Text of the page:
The Towne Players of Garner Provide Loads of Laughs That You Can Take with You

Who remembers The Munsters? That 1960s TV show was about a family in which every member, except one (niece Marilyn), was decidedly quirky. Much of the show’s humor was in the nonchalance with which these zanies pursued their off-the-wall activities.

In like manner, the Towne Players of Garner’scommunity-theater production of You Can’t Take It with You, written by Moss Hart and George S. Kaufman, paints a portrait of a quirky family named Sycamore; and it shows the ensuing hilarity when these wackos interact with the “normal” world. Like the Munster family, the Sycamores have a non-quirky member: daughter Alice (an earnest Megan Woronka). Like the members of the Munster family, the individual Sycamores immerse themselves in odd activities.

A mother writes plays that she never finishes, and she used to paint (the only painting of hers that we see is likewise unfinished); a daughter studies dance (and is comically un-accomplished), and she makes candy; a son-in-law plays xylophone and operates a printing press; a father manufactures fireworks in the basement (with the help of a good friend who seems also to live there); and the list goes on. Russian ladies, an IRS agent, a drunken actress, and FBI agents drop in on the Sycamores.

Sitting down to an unconventional kind of supper, Grandpa (Jim O’Brien) leads the family in a prayer that includes asking that the family be allowed to “be happy in our own sort of way.” Alice seems to be the only one who works outside the home. She is in love with Tony Kirby (an equally earnest Stephen Carl), son of the owner of the company for which she works.

The Kirbys (Ann Forsthoefel and Tim Wiest) are very straight-laced — quite “normal.” When Alice agrees to marry Tony, a showdown between the Kirbys and the Sycamores becomes inevitable when the families first meet. In addition to the fun that arises “when worlds collide,” the play offers a discussion of contrasting philosophies of life.

In this type of comedy, pacing is crucial — if it is too fast, many of the gags will be lost; if it is too slow, the audience will have too much time to think, and the action could easily become too ridiculous. Director Beth Honeycutt manages to get the pacing just right.

Although it is difficult to single out standout performances in a tightly directed ensemble cast, we would like to say that Scott Renz’s performance is as quirky as his character’s aptly quirky costume, Josh Hamilton plays Ed in a style that matches his wildly unkempt hair, and Kelly Stancil plays Penny (the mother) with a giggly effervescence that makes her devotion to her artistic endeavors appropriately silly. Louise Farmer (as Olga) and Barbara Diciero (as Gay) supply delightful cameos. However, Jim O’Brien’s impeccable comic timing as Grandpa is key to much of the intellectual humor of the piece.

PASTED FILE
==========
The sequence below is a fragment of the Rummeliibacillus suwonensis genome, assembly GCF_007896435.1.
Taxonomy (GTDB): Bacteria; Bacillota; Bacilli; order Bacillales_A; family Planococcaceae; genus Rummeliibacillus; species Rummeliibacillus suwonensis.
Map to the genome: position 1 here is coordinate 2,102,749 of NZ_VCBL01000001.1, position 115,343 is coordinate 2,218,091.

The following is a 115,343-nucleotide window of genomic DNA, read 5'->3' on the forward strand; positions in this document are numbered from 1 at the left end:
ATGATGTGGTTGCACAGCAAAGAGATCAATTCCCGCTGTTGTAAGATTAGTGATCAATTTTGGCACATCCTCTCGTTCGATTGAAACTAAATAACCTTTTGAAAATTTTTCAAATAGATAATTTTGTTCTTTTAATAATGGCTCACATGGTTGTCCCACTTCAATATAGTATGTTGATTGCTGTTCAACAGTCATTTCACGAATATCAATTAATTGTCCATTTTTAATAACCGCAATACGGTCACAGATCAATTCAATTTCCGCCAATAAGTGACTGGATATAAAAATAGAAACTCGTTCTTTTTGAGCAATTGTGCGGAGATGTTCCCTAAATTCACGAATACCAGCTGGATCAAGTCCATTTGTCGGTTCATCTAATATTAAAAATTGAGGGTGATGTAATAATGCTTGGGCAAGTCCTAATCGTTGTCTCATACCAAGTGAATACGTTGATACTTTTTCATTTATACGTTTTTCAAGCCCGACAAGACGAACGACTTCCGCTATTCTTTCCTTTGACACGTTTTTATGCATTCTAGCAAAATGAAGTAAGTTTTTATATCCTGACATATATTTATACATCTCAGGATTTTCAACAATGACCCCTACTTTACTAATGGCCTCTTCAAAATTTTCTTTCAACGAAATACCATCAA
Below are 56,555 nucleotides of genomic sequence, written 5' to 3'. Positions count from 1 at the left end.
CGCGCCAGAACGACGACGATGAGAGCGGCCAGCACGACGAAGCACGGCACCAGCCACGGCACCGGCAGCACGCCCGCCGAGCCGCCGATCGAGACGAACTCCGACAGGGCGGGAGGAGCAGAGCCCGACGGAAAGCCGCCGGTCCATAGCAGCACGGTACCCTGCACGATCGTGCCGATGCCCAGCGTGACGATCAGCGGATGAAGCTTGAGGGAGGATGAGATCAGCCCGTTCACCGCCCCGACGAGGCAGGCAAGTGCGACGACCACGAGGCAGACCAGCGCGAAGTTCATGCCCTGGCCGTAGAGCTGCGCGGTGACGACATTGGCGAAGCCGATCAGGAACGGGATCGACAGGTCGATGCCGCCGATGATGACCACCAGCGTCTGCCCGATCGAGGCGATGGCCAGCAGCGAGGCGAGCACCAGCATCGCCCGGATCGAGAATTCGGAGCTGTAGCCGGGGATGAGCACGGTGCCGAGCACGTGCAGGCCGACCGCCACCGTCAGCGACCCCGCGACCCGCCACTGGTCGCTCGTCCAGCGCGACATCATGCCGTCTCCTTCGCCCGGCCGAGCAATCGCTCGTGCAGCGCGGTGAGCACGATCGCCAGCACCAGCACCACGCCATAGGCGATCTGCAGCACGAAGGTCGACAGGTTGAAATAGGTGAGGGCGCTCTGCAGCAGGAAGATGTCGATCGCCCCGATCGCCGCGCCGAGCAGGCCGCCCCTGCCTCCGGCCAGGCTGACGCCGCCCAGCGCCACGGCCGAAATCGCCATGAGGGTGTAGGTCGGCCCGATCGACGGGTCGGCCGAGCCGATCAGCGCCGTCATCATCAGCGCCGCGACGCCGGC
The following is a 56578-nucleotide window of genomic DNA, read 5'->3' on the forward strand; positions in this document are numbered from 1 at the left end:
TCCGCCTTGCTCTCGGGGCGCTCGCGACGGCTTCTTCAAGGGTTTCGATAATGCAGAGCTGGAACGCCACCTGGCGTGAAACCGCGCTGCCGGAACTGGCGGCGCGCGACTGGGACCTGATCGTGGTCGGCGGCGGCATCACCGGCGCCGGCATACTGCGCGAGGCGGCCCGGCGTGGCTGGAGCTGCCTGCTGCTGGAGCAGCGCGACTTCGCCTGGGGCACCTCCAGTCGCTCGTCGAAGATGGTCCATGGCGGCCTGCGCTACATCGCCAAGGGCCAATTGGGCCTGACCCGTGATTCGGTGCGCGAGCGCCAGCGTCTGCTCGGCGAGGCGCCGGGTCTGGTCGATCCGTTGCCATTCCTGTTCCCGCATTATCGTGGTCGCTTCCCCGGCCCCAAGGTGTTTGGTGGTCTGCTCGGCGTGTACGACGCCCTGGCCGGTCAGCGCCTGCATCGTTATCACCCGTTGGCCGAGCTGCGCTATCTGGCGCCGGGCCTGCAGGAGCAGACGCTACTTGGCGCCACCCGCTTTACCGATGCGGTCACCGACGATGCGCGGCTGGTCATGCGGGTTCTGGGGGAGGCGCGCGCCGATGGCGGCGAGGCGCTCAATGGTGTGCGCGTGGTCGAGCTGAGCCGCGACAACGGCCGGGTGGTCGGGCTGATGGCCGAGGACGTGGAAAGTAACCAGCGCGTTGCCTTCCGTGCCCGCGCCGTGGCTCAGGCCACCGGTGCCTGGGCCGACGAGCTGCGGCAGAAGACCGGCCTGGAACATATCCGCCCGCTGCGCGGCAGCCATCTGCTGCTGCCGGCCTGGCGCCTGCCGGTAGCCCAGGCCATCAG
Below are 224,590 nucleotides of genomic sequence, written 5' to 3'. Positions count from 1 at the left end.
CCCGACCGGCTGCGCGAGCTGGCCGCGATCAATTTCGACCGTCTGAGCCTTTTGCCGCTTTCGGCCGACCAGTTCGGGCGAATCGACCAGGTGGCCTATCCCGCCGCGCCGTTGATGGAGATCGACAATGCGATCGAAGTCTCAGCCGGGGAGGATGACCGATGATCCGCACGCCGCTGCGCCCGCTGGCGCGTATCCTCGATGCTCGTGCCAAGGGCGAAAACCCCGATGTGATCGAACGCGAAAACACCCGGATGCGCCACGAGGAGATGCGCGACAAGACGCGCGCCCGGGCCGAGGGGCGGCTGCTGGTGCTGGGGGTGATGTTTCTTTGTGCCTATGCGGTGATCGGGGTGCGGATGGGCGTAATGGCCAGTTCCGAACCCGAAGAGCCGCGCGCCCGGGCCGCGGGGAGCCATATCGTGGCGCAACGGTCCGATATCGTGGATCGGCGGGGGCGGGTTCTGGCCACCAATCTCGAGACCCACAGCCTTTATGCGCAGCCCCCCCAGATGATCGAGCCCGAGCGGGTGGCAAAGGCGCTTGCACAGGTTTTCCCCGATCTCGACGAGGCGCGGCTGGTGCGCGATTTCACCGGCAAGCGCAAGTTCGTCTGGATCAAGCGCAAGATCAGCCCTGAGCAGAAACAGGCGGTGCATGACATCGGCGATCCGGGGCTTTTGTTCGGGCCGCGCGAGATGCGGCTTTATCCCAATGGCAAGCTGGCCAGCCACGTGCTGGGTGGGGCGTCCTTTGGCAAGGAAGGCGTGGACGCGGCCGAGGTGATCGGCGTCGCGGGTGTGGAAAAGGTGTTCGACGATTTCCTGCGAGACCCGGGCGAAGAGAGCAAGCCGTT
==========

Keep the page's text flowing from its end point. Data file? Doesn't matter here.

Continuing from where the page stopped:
The set, designed and built by technical director Scott Honeycutt, is appropriately “busy” for this family, and the costuming fits the various characters “to a T.”

From the Department of Picky-Picky:

  1. Due to a casting anomaly, the grandfather in this family appears to be much younger than the father. It’s a relatively minor distraction, but we were reminded of this disparity numerous times.
  2. There were glitches in the sound system, and we found ourselves wondering if, perhaps, the piece would have been better served without amplification of the actors’ voices.

On opening night, Jan. 26th, as though in answer to Grandpa’s prayer, the Towne Players of Garner’s presentation of You Can’t Take It with You at the Garner Performing Arts Center gave its audience plenty of opportunity to be entertained in “our own sort of way.”

The Towne Players present YOU CAN’T TAKE IT WITH YOU at 8 p.m. Feb. 2 and 2 p.m. Feb. 3 at the Garner Performing Arts Center (formerly Garner Historic Auditorium), 742 W. Garner Rd., Garner, North Carolina 27529.

TICKETS: $15 on Feb. 2nd and $12 on Feb 3rd, except $12 per person for groups of 10 or more.

BOX OFFICE: Tickets will be sold at the door or may be purchased online at

GROUP RATES (10+ tickets): 919-661-4602 or

INFORMATION: 919-779-6144 or

SHOW:,, and





You Can’t Take It with You (1937 Pulitzer Prize for Drama-winning 1936 Broadway comedy): (Dramatists Play Service, Inc.), (official web page), (Internet Broadway Database), (Internet Movie Database: 1938 film), and (Wikipedia).

The Script: (Google Books).

Study Guide: (Utah Shakespeare Festival).

Moss Hart (New York City-born playwright and screenwriter, 1904-61): (Encyclopædia Britannica), (Internet Broadway Database), (Internet Movie Database), and (Wikipedia).

George S. Kaufman (Pittsburgh, PA-born playwright and screenwriter, 1889-1961): (official website), (Internet Broadway Database), (Internet Movie Database), and (Wikipedia).

Beth Honeycutt (Garner, NC director and Towne Players co-founder and artistic director): (Facebook page).


A native of North Carolina, Yvette L. Holder has studied theater at three institutions: the University of North Carolina School of the Arts, the Lee Strasberg Theatre & Film Institute (New York), and N.C. Central University, where she received a BA in Dramatic Arts. Yvette also promotes and produces comedy theater, as well as working with playwrights around the country during the development stage of their work. She hosts a monthly play reading session: “Sips and Scripts” at Imurj in downtown Raleigh. Kurt Benrud is a graduate of Cary High School and N.C. State University, and he has taught English at both. He first became involved in local theater in 1980. He has served on the board of directors for both the Cary Players and the Cary Playwrights’ Forum. He is also a volunteer reader with Triangle Radio Reading Service. Click here to read Yvette and Kurt’s reviews for Triangle Review and Triangle Arts and Entertainment.